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Minister’s Website Article March 2020


Do you realise what a strange view of lambs we have in Western society? To us they are cute and cuddly. After all, we have Shaun the sheep. We think of them gambolling in spring. They remind us of life and joy. But, to most of the world its a different story. When I was in Tunisia I saw a man leading a lamb on a lead. It looked cute. But, he was taking it to be killed in a religious ritual and used for feasting. It was food on a rope. Lambs, there, are merely useful.

So when John the Baptist says of Jesus, Behold, the Lamb of God, who takes away the sin of the world!we may misunderstand what he meant.

When we think of Lamb of God, what do we imagine? Spotless? Wonderful? Cute? Helpless? But, Johns listeners wouldnt. When he mentioned lamb, they would have thought of dinner; lambs led into the Temple; lambs killed, cut, and burnt on an altar. They would have smelled blood, burnt meat; heard bleating. No shrink-wrapped stuff from Tescos. Death of lambs was part of life.

On top of that, they would have learned, from childhood, the old stories. How God sent Moses to Egypt to rescue his people. Stories of plagues and how the last one was the Angel of Death sent to kill all first-born. How God told them to kill a lamb and paint its blood on their door posts and lintels.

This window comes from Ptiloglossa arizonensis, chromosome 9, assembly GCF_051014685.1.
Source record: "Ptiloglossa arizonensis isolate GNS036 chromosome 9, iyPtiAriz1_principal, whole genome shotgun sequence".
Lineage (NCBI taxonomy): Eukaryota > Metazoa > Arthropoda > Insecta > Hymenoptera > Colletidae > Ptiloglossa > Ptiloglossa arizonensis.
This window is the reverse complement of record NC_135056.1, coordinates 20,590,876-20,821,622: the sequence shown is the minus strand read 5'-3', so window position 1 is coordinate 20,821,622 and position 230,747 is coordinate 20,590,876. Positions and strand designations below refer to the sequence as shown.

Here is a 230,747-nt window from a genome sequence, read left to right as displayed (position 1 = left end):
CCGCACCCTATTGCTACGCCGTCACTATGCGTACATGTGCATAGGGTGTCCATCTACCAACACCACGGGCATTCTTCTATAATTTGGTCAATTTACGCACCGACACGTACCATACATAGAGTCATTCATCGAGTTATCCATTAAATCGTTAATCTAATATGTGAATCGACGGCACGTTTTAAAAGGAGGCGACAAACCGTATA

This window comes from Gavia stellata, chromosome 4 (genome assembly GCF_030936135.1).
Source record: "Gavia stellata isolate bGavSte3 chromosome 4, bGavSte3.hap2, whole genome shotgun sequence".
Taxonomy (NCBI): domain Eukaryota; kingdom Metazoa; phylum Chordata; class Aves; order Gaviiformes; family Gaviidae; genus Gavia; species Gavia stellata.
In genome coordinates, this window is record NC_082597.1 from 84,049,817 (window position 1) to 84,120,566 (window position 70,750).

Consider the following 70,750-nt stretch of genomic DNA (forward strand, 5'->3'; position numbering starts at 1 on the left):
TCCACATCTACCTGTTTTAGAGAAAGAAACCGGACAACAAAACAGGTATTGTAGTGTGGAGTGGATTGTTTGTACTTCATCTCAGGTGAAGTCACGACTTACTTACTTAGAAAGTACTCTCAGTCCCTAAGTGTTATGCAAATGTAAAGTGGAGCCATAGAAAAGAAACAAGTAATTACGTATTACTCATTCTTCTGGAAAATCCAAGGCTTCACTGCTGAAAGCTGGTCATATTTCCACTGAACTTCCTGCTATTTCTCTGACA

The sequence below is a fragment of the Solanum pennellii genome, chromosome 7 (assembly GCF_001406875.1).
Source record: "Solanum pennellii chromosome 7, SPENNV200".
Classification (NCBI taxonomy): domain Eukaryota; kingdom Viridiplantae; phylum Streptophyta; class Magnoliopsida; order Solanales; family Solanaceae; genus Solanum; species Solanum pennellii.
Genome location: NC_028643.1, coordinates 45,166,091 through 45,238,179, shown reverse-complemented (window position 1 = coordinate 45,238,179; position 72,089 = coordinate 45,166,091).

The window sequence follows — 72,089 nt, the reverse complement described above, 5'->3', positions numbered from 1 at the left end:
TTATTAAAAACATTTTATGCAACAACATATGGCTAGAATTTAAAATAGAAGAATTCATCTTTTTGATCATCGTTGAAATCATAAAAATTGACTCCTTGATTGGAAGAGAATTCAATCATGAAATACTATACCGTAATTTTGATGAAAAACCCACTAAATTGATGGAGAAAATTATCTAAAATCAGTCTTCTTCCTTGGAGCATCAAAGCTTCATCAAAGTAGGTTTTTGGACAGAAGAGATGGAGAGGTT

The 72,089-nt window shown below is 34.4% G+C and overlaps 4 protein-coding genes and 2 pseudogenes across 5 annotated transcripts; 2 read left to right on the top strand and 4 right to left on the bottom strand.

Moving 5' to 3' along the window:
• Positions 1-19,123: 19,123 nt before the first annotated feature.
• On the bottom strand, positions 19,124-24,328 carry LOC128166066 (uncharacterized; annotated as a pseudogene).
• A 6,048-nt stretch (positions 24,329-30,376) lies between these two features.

So when they heard John speak, all these images came to mind. Imagine how intrigued and confused they would be to hear John say that Jesus - a man - was Lamb of God. What? Is he to be killed and his blood put on our posts? Is he to be killed in the Temple and burnt on the altar? What does John mean?’

But John is a prophet of God. So, perhaps they thought, Is there a deeper meaning?Two of Johns disciples were so intrigued, they followed Jesus. Can you imagine their confusion? So nervous that, when Jesus asked them, What are you looking for?they umm-ed. Instead of saying, We want to know who you are, and why John says youre Lamb of God.they said: Um, um… Where do you live?

Have you done that? Someone asks you something, and you cant think. You either dry up, or you gabble and later think, Why did I say that?We dont know what Jesus told them, but it was enough to remove their confusion and make them say, We have found the Messiah: the one sent by God to save us, to lead his people back to God!

That is part of the paradox of Christian faith; the wonder and strangeness. Jesus didnt come as they imagined. He came not as a war leader, to destroy enemies; but to destroy evil. He came not to force everyone to follow him; but to show that God loves everyone so much he would die for them. He came not as a lion, but a lamb that takes away the sins of the world.

The Old Testament talks about the scapegoat. Two goats or lambs would be brought to the altar. One would be sacrificed. The other would be prayed over, the nation’s sins ceremonially placed on it, and it was driven into the wilderness. It was the scapegoat, escaping with the sins.

Jesus came to do both - to take our sins away, and take our punishment, dying in our place. Isaiah speaks of a servant that will be despised and hated, yet everyone will bow before him. A paradox. Only Jesus - God himself - could do the work perfectly, do the job for us. The Lamb of God is why we celebrate Easter.


Every blessing



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